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Communion Token Dies

Brass communion token die

Brass dies, or moulds, which produced the Communion token for Londonderry (Nova Scotia) Presbyterian Church. They were produced in and dated 1844. These dies belonged to St. James United Church, Great Village, NS. Rev. Angus Sutherland, Chair of the Museum Advisory Committee, was asked to lead worship and preach at the 207th and final anniversary […]

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Audio Visuals

Audio Visual equipment

Nurturing the Congregation Then as now, audio visual materials and techniques played a role in the past life of the church. Slide shows, illustrated talks, films—they were all important tools that ministers, teachers, youth leaders and missionaries used in the church’s ministry. This section of the museum focuses on the role that audio-visual presentations have […]

Church Organizations

Panoramic group photos

Services In the early years of The Presbyterian Church in Canada, congregational life centred on the worship service held Sunday morning. Young people returned in the afternoon of the Sabbath to attend Sunday school. In urban areas, an evening service was also held. Even a mid-week Service was common in most localities. Church Management In […]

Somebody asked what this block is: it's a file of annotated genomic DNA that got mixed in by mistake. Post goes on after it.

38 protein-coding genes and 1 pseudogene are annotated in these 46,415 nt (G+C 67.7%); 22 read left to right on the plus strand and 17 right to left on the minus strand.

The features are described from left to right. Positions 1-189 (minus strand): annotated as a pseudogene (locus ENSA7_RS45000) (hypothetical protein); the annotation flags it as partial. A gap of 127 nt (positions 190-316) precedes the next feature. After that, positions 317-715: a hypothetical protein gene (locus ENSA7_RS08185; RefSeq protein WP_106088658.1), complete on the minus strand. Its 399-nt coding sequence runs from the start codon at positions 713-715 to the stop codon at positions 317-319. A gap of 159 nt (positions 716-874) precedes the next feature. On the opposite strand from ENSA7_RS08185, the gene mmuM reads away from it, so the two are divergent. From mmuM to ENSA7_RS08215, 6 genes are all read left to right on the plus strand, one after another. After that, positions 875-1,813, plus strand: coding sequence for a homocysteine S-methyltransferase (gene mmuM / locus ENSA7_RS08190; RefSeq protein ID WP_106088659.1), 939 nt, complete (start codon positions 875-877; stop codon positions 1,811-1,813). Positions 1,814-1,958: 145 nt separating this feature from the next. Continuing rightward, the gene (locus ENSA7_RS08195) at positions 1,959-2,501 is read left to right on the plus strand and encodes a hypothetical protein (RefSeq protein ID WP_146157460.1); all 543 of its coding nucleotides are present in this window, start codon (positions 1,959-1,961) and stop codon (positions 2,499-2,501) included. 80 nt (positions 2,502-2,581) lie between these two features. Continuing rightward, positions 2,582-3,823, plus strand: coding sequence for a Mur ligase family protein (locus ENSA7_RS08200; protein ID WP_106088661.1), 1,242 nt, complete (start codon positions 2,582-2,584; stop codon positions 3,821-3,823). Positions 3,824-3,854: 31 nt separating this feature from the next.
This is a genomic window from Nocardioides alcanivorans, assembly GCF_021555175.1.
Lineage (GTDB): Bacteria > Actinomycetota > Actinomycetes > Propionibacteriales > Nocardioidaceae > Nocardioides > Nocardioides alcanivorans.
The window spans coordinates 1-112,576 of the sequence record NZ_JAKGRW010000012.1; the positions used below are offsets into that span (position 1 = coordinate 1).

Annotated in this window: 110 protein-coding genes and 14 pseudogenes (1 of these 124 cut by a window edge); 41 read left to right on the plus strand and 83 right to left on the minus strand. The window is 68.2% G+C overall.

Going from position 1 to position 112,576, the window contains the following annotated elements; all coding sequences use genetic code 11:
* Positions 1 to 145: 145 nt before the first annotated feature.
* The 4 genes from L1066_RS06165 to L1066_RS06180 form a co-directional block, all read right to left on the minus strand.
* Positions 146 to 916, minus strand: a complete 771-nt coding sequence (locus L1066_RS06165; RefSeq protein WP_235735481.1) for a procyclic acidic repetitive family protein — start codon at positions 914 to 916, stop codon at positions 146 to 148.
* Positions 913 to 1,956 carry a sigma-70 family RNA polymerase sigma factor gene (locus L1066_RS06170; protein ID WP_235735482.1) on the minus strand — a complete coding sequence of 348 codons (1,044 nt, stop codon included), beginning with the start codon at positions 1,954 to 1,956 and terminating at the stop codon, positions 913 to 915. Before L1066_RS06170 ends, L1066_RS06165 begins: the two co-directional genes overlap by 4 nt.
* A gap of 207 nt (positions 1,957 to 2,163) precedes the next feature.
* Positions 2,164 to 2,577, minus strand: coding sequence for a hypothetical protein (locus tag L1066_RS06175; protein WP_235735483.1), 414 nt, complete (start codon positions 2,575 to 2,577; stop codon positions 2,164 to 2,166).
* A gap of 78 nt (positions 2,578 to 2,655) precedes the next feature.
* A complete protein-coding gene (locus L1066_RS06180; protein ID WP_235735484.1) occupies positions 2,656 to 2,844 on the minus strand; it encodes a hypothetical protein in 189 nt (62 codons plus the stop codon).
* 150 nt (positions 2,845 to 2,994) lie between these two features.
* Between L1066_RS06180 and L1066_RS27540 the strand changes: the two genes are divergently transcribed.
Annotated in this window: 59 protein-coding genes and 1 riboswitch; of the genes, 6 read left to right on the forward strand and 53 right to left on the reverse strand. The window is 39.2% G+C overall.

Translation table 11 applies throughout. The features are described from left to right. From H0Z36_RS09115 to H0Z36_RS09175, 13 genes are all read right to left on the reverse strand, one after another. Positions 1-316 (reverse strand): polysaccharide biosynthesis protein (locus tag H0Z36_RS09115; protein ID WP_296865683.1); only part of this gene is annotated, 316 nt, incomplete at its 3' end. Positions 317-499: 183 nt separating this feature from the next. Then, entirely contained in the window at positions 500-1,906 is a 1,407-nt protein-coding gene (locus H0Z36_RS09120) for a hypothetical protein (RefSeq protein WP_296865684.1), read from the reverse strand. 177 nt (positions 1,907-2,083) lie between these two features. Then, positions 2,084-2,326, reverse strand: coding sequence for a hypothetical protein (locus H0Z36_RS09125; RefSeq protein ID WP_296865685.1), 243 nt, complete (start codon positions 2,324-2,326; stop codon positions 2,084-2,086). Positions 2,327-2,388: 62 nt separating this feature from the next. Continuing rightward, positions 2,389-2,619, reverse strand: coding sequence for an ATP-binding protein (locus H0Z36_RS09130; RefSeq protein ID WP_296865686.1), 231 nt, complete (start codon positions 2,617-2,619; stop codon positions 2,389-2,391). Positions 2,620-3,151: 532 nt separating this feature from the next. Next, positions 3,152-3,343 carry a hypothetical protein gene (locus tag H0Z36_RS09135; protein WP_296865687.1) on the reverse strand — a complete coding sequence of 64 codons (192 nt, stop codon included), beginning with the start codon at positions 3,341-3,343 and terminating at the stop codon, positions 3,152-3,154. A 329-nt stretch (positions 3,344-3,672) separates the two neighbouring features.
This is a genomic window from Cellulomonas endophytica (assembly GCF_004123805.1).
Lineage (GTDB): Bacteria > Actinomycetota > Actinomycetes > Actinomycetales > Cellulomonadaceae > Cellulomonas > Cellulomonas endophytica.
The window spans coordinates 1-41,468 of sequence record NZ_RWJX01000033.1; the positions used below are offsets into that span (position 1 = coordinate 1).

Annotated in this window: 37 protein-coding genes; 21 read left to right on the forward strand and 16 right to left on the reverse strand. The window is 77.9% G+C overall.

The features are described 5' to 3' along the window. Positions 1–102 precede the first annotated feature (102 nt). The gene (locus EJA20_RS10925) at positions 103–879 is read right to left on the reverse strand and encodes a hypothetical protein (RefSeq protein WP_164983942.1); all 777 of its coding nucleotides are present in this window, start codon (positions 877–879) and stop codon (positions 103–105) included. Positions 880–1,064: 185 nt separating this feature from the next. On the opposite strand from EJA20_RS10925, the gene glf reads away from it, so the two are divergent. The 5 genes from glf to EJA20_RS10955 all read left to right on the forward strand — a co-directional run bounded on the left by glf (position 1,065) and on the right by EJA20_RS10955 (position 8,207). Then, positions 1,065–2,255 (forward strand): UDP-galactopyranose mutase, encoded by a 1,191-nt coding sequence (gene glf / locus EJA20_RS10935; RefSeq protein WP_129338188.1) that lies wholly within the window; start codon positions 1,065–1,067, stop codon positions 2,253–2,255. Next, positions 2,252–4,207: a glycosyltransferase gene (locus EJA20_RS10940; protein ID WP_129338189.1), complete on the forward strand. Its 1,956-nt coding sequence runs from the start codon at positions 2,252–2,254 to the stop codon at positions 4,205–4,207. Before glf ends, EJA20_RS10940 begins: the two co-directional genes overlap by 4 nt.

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Mission

Mission

Sharing the Gospel No account of the history of The Presbyterian Church in Canada would be complete without a visual record of her far-flung missionary enterprises around the world. Beginning with John Geddie’s mission to the South Seas, George Leslie MacKay’s to Formosa (now Taiwan) or William John McKenzie’s to Korea, the church of the […]

Communion Tokens

Communion Tokens

Origin of Tokens The use of “tokens” – symbols of membership in the company of believers – goes back to the first centuries of the Church, when Christians faced persecution for their faith. In those days, the security of the congregation depended on having some sort of pass or identification that followers of Jesus could […]